When God’s Spirit is working in and through us, we can hold others in high esteem, regardless of what they do. We can remember that God loves them and that we fall short, too.
We can give grace as we would want others to do for us.
And the amazing thing about this is that as we give grace to others, we find that our own joy is renewed.
As we stop worrying and fretting about everyone else, we find God’s peace and love filling our own hearts, and our discouragement and frustration melts away.
If your schedule is jam-packed with meetings, responsibilities, to-do’s, and activities, with no empty space to rest and refresh, then no wonder you’re overwhelmed and discouraged.
Yes, I know teaching is super busy. But it doesn’t have to take over your life. And, furthermore, it shouldn’t.
Here’s the thing: Too many of you are saying yes to every request that is made to you. You’re saying yes out of guilt or out of obligation. Or maybe you say yes because of a genuine desire to make a difference. But, either way, you’re missing a key principle.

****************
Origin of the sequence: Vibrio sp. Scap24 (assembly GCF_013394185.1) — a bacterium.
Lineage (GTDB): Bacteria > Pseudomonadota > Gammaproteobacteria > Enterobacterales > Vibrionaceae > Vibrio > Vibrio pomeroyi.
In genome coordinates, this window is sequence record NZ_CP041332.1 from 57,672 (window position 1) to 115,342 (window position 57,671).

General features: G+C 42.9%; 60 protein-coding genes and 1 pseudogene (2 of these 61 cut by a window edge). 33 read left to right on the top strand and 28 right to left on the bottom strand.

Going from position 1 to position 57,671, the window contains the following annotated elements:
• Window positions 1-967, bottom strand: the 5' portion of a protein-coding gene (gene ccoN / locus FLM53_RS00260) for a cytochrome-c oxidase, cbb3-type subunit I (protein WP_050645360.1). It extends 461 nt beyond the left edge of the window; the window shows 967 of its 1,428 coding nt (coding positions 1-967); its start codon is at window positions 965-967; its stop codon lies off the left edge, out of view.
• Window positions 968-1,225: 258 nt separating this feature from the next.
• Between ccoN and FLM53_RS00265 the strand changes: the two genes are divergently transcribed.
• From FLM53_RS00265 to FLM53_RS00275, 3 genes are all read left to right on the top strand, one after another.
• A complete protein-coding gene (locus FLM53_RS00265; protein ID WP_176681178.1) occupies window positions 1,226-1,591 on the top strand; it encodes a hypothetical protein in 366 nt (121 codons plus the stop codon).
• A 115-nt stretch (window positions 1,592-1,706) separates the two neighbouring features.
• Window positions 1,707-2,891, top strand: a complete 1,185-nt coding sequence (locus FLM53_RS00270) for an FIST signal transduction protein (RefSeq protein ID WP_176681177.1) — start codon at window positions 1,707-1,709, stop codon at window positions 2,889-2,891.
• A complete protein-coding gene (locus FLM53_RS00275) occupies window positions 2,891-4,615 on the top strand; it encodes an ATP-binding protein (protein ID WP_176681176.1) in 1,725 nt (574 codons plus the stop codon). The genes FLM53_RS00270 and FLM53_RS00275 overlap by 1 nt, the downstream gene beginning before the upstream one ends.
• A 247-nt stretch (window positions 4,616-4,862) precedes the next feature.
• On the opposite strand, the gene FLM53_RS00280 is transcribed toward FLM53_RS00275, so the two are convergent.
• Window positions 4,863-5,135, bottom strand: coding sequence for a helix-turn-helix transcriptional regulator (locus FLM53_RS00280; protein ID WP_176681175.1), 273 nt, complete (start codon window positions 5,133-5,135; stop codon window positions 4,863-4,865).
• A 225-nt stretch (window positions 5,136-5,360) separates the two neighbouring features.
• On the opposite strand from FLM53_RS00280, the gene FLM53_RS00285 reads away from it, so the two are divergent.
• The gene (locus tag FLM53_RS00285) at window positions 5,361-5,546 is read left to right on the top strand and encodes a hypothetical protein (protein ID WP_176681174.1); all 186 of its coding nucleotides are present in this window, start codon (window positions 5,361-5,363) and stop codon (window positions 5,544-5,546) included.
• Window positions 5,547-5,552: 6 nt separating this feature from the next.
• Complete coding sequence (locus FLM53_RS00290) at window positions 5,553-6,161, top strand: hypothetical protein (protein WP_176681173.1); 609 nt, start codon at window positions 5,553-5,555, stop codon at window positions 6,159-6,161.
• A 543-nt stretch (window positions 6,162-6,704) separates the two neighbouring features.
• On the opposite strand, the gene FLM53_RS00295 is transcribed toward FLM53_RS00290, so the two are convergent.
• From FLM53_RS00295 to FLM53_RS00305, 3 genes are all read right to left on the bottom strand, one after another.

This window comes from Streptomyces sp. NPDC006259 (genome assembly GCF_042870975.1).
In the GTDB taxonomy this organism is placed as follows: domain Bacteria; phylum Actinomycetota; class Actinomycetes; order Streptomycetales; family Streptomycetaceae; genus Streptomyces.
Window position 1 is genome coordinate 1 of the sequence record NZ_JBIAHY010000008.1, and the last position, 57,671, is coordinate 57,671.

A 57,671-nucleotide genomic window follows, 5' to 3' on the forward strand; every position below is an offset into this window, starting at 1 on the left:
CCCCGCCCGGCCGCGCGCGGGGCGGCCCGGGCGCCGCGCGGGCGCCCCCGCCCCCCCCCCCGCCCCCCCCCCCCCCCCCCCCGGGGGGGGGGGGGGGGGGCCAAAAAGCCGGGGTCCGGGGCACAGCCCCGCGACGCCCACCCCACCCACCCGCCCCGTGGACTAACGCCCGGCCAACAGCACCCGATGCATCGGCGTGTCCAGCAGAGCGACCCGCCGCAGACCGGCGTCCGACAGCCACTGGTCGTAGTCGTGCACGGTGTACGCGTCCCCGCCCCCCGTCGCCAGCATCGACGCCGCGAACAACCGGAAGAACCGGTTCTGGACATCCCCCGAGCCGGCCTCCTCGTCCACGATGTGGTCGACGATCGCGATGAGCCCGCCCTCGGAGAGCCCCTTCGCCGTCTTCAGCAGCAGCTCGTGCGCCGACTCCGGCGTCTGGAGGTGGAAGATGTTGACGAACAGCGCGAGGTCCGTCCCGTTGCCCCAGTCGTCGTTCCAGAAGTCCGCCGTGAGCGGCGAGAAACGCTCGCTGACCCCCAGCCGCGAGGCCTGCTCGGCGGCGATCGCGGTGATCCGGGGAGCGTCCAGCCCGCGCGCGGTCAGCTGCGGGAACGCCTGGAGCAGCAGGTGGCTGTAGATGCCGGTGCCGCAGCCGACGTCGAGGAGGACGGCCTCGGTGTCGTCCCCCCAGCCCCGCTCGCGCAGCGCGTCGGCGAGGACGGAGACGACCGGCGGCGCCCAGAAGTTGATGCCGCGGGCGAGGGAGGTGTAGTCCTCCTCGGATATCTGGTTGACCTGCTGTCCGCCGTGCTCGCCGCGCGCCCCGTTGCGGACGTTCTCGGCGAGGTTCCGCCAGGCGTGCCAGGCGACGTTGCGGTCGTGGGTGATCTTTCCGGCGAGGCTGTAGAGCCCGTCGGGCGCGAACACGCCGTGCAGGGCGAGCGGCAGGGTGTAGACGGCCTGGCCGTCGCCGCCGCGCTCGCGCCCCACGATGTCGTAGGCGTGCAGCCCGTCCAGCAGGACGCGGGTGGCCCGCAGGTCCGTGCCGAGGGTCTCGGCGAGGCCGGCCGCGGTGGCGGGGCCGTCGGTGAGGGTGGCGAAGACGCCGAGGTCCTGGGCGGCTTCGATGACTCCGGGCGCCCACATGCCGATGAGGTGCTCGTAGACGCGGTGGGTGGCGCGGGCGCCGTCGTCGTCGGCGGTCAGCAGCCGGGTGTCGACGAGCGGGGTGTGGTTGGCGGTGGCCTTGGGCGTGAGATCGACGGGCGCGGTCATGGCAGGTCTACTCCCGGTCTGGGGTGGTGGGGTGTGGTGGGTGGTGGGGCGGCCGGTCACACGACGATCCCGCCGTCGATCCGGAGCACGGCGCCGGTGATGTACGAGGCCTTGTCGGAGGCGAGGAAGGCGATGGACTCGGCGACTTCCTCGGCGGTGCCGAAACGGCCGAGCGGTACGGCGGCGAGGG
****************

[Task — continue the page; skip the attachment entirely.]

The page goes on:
When you say "yes" to one thing, you're saying "no" to something else.
This is simple logic. When you agree to one responsibility, you automatically give it time & energy that can no longer be used for something else.
But how often do we actually consider the cost before we say yes?
Instead, we think we can somehow be SuperWoman, SuperTeacher AND SuperMom.
We think somehow we can do it all, but we can’t.
When we say yes to one thing, we are saying no to another. And too often those no’s are going to things that really matter – our kids, our spouse, our health, our relationships, and even our spiritual life.
Instead of saying yes to everything, save your yes for the very best things – the projects or responsibilities that you can really make a difference at, and which you can give your full effort and energy.
Then, set boundaries to protect your time. Don’t just keep working until everything’s done (you realize there’s always something more to do, right?)
Instead, determine ahead of time when you’ll leave school for the day and how long you’ll work at night. Block off time to simply be with your family or friends – and don’t let yourself think about school during those times.
You're staying stuck.